Community Research and Development Information Service - CORDIS

Models for ecosystem-based wastewater management

Researchers have used data from European freshwater ecosystems to understand how these ecosystems process urban wastewater. They have produced a model of urban wastewater systems that will help water managers in Europe to choose between different management strategies.
Models for ecosystem-based wastewater management
The new Water Framework Directive (WFD) policy demands integrated management of the rivers, sewer systems and wastewater treatment plants (WWTPs) of an urban water system. Without integrated management, resources are misused, freshwater ecosystems are degraded and the overall costs of wastewater treatment increase.

The EU-funded ECOMAWAT (Ecosystem-based management strategies for urban wastewater systems) initiative investigated the integrated management of urban wastewater systems and freshwater ecosystems, aiming to reduce environmental impact while minimising the costs of wastewater treatment.

Researchers collected data on how WWTPs and freshwater ecosystems process traditional (organic matter and nutrients) and emerging effluents (e.g. pharmaceuticals). They found that WWTPs removed pharmaceutical pollution in larger volumes than rivers, but that the rivers were more efficient in that removal.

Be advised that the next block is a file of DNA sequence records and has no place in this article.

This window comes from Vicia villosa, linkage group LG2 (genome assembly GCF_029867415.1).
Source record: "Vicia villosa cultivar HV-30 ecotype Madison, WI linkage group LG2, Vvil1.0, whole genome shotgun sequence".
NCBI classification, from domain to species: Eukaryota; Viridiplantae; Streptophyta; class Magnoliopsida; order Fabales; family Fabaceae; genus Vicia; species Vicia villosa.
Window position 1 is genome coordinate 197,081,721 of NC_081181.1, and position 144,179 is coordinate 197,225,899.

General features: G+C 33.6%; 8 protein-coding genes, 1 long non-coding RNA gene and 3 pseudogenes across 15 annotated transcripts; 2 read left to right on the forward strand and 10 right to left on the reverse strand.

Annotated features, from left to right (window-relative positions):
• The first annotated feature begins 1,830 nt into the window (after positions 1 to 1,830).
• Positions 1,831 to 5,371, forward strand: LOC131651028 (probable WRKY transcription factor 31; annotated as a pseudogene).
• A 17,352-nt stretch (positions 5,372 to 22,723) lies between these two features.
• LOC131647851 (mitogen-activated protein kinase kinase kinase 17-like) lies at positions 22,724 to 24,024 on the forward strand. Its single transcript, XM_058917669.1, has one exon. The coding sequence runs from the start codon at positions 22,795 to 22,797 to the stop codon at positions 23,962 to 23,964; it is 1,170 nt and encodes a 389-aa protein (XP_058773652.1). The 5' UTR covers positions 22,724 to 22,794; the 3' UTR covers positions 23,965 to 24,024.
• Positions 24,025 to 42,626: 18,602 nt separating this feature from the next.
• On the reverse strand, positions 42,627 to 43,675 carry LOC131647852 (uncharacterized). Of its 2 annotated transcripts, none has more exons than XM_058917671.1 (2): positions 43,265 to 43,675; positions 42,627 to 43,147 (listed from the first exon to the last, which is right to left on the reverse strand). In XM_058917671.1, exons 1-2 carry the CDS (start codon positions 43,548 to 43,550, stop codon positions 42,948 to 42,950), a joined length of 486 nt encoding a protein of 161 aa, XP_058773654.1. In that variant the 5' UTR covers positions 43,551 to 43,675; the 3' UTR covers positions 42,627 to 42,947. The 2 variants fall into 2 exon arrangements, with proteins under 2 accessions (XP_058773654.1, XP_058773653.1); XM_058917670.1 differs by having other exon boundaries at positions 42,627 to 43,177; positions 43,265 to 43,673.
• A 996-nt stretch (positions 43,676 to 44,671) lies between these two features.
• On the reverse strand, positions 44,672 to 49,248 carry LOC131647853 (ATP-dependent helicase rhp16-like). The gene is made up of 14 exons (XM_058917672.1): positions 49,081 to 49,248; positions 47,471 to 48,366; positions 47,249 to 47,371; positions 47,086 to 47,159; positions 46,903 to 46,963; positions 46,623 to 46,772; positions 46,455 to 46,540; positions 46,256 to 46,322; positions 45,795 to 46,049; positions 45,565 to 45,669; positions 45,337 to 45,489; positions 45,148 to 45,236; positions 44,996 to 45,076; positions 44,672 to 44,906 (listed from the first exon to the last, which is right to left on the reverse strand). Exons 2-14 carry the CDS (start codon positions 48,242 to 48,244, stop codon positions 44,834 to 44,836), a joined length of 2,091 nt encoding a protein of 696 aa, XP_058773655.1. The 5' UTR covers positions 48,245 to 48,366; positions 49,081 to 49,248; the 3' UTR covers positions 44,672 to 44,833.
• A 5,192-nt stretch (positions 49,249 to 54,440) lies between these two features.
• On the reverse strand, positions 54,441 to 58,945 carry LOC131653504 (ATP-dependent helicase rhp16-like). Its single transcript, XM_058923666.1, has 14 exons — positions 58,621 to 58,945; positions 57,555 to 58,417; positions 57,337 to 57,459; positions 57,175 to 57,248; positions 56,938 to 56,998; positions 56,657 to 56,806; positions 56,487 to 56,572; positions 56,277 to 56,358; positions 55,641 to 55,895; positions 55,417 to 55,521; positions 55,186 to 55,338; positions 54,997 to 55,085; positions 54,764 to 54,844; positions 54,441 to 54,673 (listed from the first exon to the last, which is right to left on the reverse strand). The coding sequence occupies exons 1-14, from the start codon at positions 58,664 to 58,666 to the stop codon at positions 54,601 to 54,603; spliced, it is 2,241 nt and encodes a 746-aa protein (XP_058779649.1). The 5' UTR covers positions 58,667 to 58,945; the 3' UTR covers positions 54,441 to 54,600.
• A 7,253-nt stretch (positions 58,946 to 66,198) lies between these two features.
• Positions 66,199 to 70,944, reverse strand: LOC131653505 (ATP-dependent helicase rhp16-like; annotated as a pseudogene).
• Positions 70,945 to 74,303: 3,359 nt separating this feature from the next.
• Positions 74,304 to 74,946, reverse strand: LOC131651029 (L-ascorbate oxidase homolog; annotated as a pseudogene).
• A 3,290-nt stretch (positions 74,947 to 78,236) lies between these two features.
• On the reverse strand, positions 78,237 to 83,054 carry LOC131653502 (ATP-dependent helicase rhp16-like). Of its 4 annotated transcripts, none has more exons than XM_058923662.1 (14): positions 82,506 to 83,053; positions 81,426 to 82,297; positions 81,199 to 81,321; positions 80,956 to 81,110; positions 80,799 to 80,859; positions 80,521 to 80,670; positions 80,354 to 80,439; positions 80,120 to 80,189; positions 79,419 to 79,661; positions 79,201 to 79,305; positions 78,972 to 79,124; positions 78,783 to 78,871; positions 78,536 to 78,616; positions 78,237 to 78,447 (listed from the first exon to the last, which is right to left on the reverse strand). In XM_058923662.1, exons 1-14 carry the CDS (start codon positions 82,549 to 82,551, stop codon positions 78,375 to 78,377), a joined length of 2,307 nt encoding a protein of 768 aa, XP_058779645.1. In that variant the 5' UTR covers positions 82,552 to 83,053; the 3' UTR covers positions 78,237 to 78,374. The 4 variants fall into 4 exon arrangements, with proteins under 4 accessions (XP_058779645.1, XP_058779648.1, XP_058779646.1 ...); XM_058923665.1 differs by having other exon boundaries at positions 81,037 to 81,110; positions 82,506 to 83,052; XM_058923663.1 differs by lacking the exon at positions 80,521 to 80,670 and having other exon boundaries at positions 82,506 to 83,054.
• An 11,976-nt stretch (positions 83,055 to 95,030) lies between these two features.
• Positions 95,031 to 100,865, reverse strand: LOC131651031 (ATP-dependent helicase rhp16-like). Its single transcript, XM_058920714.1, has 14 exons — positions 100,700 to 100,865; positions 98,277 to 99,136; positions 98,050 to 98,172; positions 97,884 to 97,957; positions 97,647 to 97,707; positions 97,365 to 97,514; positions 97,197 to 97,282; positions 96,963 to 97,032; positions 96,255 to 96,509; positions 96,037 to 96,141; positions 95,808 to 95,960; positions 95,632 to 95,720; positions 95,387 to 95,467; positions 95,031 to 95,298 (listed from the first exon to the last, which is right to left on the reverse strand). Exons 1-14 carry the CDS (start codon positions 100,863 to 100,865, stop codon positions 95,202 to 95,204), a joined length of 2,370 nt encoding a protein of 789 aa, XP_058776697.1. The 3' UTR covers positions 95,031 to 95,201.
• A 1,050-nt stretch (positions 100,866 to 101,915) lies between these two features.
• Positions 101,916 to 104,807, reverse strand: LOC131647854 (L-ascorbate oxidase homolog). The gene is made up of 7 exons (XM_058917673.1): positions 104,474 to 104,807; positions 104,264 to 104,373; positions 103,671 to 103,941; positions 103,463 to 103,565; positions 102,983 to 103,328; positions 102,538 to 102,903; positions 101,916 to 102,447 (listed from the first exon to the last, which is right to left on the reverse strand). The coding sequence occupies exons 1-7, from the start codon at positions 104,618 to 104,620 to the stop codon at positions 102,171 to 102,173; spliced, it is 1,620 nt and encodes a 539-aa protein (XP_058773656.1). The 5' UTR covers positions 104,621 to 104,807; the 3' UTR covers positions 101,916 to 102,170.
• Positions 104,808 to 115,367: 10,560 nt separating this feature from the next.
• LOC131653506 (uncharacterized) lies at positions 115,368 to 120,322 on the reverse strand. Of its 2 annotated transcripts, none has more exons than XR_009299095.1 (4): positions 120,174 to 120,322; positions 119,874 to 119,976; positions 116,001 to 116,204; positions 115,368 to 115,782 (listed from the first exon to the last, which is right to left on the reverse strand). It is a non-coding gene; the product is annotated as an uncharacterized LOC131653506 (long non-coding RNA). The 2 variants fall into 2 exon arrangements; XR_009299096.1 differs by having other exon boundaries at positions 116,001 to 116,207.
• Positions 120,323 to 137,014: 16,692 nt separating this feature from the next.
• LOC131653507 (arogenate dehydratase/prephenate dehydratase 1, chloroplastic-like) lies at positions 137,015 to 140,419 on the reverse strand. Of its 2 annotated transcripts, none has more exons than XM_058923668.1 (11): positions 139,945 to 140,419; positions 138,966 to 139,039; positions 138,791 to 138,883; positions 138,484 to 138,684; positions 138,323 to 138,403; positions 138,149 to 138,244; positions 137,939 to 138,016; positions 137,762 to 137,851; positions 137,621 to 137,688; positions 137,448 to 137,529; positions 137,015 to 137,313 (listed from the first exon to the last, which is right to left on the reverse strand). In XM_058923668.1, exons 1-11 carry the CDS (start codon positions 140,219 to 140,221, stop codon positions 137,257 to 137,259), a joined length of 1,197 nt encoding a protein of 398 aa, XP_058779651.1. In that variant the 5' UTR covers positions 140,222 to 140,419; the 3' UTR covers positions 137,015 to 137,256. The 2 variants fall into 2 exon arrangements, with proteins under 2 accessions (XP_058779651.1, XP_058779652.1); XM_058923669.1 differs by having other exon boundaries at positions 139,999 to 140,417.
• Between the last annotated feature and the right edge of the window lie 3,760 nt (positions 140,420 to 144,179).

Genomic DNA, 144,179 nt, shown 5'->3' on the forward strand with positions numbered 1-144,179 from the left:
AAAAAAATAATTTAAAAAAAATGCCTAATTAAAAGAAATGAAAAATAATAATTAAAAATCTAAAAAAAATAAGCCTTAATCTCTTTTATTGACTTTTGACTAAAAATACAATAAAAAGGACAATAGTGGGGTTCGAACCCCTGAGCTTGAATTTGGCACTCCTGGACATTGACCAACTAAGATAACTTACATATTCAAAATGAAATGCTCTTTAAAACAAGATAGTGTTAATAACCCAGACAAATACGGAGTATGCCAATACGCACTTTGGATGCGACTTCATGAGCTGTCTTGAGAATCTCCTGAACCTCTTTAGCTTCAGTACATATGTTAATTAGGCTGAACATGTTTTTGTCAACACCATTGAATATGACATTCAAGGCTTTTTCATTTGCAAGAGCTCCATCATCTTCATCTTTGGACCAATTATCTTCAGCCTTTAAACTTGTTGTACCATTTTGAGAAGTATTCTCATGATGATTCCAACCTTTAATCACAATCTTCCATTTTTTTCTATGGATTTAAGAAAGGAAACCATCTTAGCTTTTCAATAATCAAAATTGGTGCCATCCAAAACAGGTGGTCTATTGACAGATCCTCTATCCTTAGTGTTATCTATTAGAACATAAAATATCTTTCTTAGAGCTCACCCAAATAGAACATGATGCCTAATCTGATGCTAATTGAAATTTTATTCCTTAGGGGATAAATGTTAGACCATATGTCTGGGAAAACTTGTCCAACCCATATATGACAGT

ECOMAWAT designed and patented a low-cost sensor to monitor sewer overflow into rivers during wet weather. This sensor could be widely used to help calibrate hydrodynamic models of sewer systems.

Project members also developed inventories of resources required for the construction and operation of sewers and WWTPs, which can be used for life-cycle assessments.

Finally, using data they had collected during the project, researchers built a model coupling a WWTP to a river to understand how contaminants are distributed. This can be used to see how changing the operating conditions of a WWTP affects the attenuation of contaminants.

The work of ECOMAWAT has provided the most detailed model yet of the interaction between rivers and WWTPs. This resource will be useful in almost any urban water management scenario in Europe and the rest of the world.

Related information


Wastewater, freshwater ecosystems, rivers, sewer systems, ECOMAWAT, contaminants
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